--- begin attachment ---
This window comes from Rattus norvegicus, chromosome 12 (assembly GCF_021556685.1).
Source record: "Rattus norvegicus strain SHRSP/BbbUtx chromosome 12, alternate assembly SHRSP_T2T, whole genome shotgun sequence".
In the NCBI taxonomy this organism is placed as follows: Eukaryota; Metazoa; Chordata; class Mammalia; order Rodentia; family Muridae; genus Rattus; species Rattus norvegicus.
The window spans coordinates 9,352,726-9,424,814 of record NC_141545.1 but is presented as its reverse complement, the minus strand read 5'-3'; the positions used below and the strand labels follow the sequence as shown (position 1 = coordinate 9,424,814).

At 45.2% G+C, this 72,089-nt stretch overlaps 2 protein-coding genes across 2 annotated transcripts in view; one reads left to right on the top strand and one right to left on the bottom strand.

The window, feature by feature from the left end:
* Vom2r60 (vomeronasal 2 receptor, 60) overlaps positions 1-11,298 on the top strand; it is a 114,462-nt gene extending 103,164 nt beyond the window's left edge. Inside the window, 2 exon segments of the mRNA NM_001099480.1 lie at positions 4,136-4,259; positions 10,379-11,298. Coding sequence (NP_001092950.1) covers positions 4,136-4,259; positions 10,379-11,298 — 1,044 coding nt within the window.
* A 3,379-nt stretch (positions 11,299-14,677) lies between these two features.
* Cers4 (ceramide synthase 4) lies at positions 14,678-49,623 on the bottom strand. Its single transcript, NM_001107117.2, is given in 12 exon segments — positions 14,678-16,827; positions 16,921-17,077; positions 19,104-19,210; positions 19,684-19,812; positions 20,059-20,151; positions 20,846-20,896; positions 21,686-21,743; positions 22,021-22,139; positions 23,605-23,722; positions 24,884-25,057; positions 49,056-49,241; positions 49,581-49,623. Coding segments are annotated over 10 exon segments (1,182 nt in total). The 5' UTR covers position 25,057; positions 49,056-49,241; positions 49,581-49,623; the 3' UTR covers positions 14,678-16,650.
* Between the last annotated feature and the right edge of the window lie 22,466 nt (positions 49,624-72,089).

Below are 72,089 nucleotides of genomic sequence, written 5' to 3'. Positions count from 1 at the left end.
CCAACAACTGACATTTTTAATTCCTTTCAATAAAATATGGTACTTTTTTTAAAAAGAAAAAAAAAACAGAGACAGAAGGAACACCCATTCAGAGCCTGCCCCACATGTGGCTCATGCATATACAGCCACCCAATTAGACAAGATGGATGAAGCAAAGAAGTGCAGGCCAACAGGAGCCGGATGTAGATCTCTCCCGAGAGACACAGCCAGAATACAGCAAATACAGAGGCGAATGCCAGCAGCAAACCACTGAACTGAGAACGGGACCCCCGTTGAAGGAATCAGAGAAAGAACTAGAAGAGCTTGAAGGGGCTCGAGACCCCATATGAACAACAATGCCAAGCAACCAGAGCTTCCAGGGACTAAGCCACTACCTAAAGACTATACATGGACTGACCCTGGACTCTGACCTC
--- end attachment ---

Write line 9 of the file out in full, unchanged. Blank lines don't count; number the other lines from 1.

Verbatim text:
* Cers4 (ceramide synthase 4) lies at positions 14,678-49,623 on the bottom strand. Its single transcript, NM_001107117.2, is given in 12 exon segments — positions 14,678-16,827; positions 16,921-17,077; positions 19,104-19,210; positions 19,684-19,812; positions 20,059-20,151; positions 20,846-20,896; positions 21,686-21,743; positions 22,021-22,139; positions 23,605-23,722; positions 24,884-25,057; positions 49,056-49,241; positions 49,581-49,623. Coding segments are annotated over 10 exon segments (1,182 nt in total). The 5' UTR covers position 25,057; positions 49,056-49,241; positions 49,581-49,623; the 3' UTR covers positions 14,678-16,650.